Discuss the arguments for and against sending children to boarding schools.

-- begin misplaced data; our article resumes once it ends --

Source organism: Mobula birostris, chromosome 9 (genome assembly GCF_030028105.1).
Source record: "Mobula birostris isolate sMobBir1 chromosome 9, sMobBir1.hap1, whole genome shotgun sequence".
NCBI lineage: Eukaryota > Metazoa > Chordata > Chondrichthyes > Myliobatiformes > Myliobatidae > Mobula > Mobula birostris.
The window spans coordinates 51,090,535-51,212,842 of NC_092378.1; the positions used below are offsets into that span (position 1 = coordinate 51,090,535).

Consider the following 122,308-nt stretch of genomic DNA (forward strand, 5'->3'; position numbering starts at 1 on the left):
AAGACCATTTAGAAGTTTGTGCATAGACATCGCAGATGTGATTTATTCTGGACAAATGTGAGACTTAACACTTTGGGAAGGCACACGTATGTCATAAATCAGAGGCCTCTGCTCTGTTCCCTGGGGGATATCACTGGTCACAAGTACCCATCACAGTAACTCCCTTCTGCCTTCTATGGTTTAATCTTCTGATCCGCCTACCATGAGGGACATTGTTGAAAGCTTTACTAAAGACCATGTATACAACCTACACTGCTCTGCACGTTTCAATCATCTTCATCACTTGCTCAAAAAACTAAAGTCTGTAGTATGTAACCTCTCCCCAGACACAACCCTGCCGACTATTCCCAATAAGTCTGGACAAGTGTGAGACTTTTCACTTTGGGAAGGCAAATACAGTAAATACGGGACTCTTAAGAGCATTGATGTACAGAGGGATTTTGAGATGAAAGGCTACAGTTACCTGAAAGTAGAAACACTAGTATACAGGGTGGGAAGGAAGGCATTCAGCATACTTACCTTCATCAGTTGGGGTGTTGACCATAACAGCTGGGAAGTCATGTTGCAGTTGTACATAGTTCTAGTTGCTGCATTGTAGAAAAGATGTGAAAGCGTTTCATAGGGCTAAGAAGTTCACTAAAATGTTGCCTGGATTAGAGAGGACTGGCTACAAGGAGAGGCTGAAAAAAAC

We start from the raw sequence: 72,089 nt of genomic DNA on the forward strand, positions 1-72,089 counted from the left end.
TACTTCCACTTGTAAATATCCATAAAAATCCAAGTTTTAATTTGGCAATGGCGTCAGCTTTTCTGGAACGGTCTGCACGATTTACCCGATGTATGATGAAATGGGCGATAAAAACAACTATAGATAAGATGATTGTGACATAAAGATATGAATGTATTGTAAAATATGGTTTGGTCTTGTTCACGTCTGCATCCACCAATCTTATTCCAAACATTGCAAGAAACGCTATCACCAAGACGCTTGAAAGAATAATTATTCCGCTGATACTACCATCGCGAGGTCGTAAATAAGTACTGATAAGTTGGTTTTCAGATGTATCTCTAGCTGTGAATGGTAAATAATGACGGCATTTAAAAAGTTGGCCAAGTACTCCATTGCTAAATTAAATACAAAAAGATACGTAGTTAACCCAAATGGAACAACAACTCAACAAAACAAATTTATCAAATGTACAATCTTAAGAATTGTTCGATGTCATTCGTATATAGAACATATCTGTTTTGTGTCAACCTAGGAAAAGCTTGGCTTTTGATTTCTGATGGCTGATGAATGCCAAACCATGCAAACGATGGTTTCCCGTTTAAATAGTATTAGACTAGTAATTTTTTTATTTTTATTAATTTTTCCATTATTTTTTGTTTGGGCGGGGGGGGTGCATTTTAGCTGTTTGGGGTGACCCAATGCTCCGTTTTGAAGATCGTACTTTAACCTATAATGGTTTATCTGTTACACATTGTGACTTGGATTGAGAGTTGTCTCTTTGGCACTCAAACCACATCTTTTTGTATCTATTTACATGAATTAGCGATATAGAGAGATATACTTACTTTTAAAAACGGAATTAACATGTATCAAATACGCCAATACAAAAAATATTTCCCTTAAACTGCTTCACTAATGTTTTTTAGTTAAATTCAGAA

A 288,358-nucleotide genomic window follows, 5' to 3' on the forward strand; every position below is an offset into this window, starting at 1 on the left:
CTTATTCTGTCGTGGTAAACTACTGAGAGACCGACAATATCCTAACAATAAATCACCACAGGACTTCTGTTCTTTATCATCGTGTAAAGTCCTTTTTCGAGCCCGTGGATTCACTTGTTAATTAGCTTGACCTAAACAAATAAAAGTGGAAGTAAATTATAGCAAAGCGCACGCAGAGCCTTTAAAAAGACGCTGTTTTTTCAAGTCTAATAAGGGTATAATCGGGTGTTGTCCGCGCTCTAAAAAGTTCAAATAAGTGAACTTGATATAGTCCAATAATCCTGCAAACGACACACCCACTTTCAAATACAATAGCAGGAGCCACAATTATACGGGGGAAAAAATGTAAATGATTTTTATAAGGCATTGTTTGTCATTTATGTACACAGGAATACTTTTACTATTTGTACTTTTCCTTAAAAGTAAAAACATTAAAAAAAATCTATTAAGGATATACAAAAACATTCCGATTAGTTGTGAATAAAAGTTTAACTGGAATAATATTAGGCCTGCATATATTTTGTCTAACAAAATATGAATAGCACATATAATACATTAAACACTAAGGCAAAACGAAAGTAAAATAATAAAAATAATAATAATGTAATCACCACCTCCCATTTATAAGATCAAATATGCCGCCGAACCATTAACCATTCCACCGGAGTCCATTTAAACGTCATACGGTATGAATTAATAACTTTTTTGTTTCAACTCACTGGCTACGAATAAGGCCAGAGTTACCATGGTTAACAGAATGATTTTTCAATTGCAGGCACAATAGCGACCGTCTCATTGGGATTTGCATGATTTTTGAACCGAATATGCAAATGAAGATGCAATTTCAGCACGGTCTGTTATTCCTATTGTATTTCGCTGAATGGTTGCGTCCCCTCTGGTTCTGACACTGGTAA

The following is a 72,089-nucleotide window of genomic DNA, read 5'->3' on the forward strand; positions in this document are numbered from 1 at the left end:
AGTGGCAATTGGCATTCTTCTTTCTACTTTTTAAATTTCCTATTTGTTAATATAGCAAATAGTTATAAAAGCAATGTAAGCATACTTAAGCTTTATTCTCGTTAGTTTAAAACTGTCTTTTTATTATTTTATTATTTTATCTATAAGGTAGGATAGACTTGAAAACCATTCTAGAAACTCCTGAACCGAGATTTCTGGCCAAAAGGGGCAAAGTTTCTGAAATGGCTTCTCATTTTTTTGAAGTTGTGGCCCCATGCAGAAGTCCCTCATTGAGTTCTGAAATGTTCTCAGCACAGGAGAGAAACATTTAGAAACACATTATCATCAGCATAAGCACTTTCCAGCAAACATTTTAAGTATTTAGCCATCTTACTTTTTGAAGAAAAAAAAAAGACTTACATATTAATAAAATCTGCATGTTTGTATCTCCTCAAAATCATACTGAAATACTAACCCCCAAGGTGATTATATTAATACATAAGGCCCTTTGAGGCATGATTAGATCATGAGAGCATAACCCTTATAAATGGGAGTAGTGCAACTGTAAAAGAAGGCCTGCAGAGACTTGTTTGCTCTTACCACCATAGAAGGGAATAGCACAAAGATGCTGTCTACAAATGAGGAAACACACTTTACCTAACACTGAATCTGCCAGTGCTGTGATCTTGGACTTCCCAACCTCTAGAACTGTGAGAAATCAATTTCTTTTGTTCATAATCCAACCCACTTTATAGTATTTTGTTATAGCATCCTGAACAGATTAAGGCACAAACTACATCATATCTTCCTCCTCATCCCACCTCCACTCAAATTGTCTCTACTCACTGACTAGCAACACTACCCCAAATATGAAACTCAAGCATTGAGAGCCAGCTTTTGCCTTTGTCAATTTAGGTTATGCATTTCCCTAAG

Boarding schools: What would be one's spontaneous response to this term? I am sure it is a mixed response for there are both advantages and disadvantages. The first response of the young child is of being on his own, on the threshold of an adventure. If he is familiar with D'Arcy and Billy Bunter and with the novels of Enid Blyton, he can well imagine hostel life to be a glorious picnic. But once he goes to school, he realizes that boarding houses do not only mean midnight get-togethers but a great deal more in terms of discipline. In fact, boarding schools do have a lot of advantages. The boarder can avail himself of all the facilities which a day student cannot. Teaching hours can be adjusted to give the child sufficient time for games. Children of the same age group are together. Hours have to be observed for meals and various other activities. The students learn both self-reliance and independence and become capable of looking after themselves. Often they may have to take decisions and make choices and these help them mature earlier than they may have done at home. There is nothing in this world which is an unmixed blessing. Boarding schools have many disadvantages. At a tender age children are denied family care and affection and are deprived of maternal care. Often when they have to decide things for themselves, they may feel lost and unhappy. Boys are grouped together into dormitories and are thus unable to have any privacy or freedom. Many teachers and housemasters are harsh and strict and not understanding. More than all there is the attitude of the parents. Many parents think of boarding schools not as institutions of education but as corrective institutions. When they feel that their child has become wayward and does not devote sufficient time to studies or does not obey them, they think of a boarding school. Many of the children who are sent there may be children who have...
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